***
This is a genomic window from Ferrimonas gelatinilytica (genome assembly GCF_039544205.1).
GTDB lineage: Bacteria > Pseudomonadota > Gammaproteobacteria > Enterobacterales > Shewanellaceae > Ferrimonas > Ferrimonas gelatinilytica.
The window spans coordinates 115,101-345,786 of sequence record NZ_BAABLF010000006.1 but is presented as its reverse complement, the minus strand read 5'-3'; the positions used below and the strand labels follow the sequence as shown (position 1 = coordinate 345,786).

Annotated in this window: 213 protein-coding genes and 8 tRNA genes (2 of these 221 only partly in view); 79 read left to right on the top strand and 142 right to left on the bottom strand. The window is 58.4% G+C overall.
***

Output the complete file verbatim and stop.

This is a genomic window from Ferrimonas gelatinilytica (genome assembly GCF_039544205.1).
GTDB lineage: Bacteria > Pseudomonadota > Gammaproteobacteria > Enterobacterales > Shewanellaceae > Ferrimonas > Ferrimonas gelatinilytica.
The window spans coordinates 115,101-345,786 of sequence record NZ_BAABLF010000006.1 but is presented as its reverse complement, the minus strand read 5'-3'; the positions used below and the strand labels follow the sequence as shown (position 1 = coordinate 345,786).

Annotated in this window: 213 protein-coding genes and 8 tRNA genes (2 of these 221 only partly in view); 79 read left to right on the top strand and 142 right to left on the bottom strand. The window is 58.4% G+C overall.